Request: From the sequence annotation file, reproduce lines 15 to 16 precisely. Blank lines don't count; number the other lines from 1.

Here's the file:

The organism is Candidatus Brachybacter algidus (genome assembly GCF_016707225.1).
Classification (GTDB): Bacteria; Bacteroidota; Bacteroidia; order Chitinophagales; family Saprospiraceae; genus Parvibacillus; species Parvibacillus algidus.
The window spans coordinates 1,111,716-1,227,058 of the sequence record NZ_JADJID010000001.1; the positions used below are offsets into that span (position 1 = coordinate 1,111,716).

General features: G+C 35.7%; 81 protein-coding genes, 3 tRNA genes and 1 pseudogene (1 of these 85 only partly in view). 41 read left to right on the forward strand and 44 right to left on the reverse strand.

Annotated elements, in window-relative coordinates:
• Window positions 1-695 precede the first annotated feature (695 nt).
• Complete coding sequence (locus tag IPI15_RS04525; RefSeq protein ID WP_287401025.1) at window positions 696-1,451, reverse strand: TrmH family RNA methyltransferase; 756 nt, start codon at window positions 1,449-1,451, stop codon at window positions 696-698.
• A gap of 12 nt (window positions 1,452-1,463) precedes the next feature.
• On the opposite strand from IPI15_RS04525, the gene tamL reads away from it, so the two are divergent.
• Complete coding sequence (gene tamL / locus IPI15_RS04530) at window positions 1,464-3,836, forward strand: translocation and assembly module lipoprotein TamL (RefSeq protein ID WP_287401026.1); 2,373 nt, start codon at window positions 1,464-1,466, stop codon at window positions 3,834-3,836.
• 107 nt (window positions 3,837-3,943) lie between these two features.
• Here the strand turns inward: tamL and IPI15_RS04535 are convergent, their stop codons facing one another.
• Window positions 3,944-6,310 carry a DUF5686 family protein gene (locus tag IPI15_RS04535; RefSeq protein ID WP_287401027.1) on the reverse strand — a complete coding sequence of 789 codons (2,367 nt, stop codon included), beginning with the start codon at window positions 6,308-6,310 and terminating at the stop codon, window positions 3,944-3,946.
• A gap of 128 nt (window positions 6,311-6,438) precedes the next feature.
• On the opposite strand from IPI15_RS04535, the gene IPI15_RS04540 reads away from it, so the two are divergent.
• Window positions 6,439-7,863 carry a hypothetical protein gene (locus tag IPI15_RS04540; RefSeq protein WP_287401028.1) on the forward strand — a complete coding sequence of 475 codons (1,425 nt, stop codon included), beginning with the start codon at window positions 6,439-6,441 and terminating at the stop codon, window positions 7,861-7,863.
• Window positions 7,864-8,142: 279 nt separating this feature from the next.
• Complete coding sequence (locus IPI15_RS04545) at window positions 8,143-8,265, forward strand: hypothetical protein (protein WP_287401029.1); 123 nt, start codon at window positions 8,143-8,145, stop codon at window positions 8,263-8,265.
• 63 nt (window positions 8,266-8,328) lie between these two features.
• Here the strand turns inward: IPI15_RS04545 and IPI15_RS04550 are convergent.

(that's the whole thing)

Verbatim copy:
• On the opposite strand from IPI15_RS04535, the gene IPI15_RS04540 reads away from it, so the two are divergent.
• Window positions 6,439-7,863 carry a hypothetical protein gene (locus tag IPI15_RS04540; RefSeq protein WP_287401028.1) on the forward strand — a complete coding sequence of 475 codons (1,425 nt, stop codon included), beginning with the start codon at window positions 6,439-6,441 and terminating at the stop codon, window positions 7,861-7,863.